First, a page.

Edited by Dale M. Coulter and Amos Yong
This book explores the role of emotions and affections in the Christian tradition from historical and theological perspectives, especially related to the work of the Holy Spirit. Although historians and scholars from a range of traditions—including Wesleyan, Pentecostal, and Pietist—have engaged these issues, there has yet to be a sustained examination of the role of emotions and affectivity across the Christian tradition. By retrieving the complex discussion about affectivity in Christian tradition and bringing its many voices into dialogue within a contemporary ecumenical context, the contributors also point toward a number of new research trajectories.
The essays underscore the need to understand the shift in Western views of emotion that began in the late eighteenth century. They also explore in detail the vocabulary of affectivity as it has developed in the Christian tradition. As part of this development, the contributors reveal the importance of pneumatology in Western as well as Eastern Christianity, calling into question the idea of a pneumatological deficit advanced by some constructive theologians and addressing the relationship between affectivity and the pedagogical strategies that enable persons to cooperate with the work of grace in the soul. Finally, several essays explore the relationship between the erotic, the ecstatic, and affectivity in religious belief. This volume will interest scholars and students of historical theology, of emotions in theology, and of Christian renewal or charismatic movements.
“This volume makes an original and substantial contribution to the related fields of history of Christianity and historical theology. The twelve essays gathered here present a compelling and interesting case for what Yong calls ‘a renewalist historiographic method’ in these disciplines. This is an indispensable collection for scholars and students alike.” — Franklin T. Harkins, Boston College School of Theology and Ministry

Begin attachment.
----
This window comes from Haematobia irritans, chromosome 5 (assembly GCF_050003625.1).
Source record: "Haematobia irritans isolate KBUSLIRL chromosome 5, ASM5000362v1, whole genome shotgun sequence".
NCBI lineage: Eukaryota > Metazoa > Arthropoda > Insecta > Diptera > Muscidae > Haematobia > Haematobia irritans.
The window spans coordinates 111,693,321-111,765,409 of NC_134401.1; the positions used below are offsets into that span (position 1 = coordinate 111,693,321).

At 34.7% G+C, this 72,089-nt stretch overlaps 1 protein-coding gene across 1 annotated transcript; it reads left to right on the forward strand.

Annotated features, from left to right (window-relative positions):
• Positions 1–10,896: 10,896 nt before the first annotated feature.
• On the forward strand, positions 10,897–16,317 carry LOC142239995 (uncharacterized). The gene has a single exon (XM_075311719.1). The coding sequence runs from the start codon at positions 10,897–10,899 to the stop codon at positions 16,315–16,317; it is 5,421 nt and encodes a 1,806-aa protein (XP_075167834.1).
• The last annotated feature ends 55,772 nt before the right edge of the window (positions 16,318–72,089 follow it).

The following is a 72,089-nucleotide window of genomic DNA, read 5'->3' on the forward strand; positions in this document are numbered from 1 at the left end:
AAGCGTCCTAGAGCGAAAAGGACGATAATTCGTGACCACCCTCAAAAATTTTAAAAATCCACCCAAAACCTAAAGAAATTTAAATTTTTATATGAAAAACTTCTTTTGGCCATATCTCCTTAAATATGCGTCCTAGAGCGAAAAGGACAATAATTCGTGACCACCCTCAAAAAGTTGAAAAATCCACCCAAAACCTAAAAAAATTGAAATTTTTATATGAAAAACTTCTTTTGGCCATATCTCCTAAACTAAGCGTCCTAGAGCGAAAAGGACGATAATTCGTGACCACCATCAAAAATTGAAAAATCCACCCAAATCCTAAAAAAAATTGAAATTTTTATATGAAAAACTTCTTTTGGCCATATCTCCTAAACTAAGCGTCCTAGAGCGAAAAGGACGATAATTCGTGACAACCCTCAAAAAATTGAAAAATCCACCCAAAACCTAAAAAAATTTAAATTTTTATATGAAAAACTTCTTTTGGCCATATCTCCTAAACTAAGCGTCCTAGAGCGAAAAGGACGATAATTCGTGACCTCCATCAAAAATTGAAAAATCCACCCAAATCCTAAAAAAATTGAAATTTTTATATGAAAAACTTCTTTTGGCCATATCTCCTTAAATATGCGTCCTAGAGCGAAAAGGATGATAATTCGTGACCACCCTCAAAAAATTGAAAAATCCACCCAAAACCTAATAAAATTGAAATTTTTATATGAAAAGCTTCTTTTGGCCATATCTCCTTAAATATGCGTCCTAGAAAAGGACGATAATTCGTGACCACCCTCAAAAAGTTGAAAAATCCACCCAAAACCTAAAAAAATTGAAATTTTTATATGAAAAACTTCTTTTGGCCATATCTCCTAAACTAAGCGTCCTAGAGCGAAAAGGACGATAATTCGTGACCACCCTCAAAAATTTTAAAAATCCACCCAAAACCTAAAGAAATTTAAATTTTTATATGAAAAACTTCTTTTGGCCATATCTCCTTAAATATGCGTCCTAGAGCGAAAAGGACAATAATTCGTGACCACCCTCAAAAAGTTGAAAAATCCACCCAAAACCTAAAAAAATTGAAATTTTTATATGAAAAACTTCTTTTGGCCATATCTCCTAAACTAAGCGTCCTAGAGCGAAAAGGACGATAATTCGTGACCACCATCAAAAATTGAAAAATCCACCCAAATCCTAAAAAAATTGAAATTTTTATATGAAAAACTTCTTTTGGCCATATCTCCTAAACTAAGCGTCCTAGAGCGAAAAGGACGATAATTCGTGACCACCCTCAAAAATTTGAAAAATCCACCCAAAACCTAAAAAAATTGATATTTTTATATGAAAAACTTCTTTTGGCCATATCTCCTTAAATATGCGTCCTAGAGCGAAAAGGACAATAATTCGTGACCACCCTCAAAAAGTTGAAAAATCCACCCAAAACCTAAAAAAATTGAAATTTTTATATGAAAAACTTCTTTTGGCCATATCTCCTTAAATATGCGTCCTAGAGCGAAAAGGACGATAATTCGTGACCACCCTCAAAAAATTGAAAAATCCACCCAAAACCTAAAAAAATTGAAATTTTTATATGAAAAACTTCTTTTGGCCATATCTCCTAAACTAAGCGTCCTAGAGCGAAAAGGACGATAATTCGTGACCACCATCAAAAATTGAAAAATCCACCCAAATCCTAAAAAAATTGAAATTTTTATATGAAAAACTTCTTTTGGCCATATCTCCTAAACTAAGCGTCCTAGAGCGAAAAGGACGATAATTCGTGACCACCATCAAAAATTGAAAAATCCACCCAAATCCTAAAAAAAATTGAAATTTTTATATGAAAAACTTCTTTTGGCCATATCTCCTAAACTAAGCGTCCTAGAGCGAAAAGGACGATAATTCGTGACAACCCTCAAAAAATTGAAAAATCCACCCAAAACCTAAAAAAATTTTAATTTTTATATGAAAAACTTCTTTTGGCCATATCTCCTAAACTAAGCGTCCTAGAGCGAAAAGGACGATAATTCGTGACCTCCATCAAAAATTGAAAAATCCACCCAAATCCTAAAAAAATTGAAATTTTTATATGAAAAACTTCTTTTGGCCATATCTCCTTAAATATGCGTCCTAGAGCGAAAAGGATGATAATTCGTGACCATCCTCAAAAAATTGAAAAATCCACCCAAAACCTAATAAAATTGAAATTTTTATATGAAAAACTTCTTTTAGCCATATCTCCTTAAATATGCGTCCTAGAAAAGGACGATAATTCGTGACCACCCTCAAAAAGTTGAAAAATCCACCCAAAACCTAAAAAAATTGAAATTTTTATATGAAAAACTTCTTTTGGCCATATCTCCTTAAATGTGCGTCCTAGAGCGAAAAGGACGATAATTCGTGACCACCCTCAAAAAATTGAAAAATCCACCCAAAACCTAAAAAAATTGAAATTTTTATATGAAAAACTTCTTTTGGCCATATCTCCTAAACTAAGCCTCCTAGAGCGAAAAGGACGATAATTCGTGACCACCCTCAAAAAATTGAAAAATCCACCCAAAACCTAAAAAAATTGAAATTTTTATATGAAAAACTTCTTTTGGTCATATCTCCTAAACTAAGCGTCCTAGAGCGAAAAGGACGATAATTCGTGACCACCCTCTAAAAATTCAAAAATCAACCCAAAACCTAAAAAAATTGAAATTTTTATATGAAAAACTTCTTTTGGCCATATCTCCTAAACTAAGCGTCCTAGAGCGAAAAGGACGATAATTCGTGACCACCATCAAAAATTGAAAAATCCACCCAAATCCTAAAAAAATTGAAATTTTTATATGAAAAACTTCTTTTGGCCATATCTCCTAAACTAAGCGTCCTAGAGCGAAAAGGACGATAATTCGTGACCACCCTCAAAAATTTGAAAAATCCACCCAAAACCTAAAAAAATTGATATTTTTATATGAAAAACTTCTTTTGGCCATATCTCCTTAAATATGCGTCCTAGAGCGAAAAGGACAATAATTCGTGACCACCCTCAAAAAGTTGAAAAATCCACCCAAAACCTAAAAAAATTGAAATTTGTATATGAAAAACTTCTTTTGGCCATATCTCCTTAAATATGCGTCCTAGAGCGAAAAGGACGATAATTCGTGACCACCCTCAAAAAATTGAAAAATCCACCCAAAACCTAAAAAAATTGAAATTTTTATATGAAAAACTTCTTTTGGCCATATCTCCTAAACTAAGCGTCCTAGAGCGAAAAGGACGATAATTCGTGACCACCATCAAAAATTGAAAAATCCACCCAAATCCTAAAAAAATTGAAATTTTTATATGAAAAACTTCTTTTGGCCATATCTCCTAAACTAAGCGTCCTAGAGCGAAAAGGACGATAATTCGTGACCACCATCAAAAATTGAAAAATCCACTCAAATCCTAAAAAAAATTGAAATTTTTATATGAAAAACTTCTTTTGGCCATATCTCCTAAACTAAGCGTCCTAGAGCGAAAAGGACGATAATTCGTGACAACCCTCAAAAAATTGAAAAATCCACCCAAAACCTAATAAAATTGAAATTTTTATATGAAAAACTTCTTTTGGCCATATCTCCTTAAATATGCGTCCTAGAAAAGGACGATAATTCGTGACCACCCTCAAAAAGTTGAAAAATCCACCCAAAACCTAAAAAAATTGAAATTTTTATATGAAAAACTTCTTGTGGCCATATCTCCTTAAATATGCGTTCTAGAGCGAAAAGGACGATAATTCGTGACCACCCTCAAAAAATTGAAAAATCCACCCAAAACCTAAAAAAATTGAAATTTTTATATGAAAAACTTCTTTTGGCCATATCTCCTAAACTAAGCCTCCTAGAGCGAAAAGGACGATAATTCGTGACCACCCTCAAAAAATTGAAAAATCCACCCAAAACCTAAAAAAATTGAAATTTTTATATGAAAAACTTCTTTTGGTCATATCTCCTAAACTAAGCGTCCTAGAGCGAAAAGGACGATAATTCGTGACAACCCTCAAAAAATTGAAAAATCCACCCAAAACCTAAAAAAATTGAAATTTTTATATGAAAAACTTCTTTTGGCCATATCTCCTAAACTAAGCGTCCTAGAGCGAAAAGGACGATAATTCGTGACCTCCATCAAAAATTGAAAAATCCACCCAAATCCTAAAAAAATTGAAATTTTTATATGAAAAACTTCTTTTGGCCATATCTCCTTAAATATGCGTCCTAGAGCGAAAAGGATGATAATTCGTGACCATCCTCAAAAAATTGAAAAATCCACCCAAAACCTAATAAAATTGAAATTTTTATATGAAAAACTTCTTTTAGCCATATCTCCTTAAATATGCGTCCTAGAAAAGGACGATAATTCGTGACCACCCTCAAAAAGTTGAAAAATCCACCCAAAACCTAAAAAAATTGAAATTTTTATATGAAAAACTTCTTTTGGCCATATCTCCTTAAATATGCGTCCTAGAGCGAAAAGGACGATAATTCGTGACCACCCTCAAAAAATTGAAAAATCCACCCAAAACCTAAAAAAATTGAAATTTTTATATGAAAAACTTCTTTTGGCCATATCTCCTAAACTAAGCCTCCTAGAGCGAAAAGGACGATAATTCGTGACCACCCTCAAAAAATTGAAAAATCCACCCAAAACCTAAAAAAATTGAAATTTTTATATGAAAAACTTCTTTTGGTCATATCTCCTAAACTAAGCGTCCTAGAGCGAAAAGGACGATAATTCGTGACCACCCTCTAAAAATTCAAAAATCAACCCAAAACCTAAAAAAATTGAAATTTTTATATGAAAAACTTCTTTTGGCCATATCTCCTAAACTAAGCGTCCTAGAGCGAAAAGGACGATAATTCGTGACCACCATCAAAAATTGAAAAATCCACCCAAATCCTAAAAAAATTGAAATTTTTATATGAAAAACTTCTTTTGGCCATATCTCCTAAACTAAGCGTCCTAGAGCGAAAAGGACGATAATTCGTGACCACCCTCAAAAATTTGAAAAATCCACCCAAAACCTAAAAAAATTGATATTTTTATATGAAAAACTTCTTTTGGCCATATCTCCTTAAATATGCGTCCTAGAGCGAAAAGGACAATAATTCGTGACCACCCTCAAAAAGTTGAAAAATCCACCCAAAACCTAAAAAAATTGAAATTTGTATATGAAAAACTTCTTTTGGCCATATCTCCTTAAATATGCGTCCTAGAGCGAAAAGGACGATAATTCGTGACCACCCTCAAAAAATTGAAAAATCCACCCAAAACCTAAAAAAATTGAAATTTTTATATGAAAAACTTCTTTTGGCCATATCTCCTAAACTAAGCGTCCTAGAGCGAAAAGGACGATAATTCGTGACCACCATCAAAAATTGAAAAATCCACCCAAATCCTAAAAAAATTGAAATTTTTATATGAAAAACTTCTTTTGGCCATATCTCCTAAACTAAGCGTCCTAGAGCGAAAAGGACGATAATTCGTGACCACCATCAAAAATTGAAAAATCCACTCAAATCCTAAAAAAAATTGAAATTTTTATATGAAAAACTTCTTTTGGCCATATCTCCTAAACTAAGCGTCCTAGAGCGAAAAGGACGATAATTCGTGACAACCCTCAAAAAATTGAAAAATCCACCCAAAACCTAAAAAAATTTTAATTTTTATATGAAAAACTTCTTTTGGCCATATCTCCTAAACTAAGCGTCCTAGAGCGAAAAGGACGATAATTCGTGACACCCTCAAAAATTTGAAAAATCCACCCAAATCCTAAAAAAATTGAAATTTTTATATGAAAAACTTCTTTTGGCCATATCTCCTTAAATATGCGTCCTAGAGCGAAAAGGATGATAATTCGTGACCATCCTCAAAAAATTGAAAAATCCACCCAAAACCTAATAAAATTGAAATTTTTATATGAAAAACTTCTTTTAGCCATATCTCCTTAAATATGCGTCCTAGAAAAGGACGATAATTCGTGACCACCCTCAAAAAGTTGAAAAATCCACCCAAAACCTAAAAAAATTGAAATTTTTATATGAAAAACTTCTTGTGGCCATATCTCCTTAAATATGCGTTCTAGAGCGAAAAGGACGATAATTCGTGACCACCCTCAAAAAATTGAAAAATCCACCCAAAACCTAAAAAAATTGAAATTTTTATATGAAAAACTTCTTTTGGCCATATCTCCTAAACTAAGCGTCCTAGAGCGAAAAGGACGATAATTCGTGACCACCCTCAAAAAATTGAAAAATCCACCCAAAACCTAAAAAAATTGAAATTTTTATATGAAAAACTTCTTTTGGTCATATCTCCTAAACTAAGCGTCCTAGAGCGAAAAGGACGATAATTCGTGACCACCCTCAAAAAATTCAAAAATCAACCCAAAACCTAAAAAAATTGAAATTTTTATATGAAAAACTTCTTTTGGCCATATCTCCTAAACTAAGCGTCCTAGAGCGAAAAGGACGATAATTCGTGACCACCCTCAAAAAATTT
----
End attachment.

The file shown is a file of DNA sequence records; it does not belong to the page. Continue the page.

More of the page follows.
“When Jonathan Edwards and John Wesley described the renewal of the heart, they did so in terms of holy affections. As this book amply demonstrates, they were drawing on a rich tradition. By examining how an array of significant theologians have understood the affections throughout history, these essays not only correct modern misunderstandings and provide fresh insights, but give us a glimpse of Christianity itself as a story of renewal. This is an indispensable resource for all historians and theologians who study and seek renewal.” — Henry H. Knight III, Donald and Pearl Wright Professor of Wesleyan Studies, Saint Paul School of Theology
“Consideration of the contributions—and obstacles—of affectivity to authentic Christian life was a central theme in earlier Christian theology, but has been marginalized in much of the modern Christian West. This volume is a welcome indicator of renewed interest, across the ecumenical spectrum, in this theme. It is also a model of cross-disciplinary and broad-ranging engagement with the theme that promises to enrich theological anthropology, pneumatology, and beyond. Highly recommended.” — Randy L. Maddox, William Kellon Quick Professor of Wesleyan and Methodist Studies, Duke Divinity School
“In a period of theological publishing in which proposed edited volumes are often passed over by publishers, University of Notre Dame Press is to be applauded for choosing to print this substantive treatment of the role of the Spirit in Christian formation.” — Journal of Spiritual Formation & Soul Care
2017 Catholic Press Association Book Award, First Place in Spirituality: Hard Cover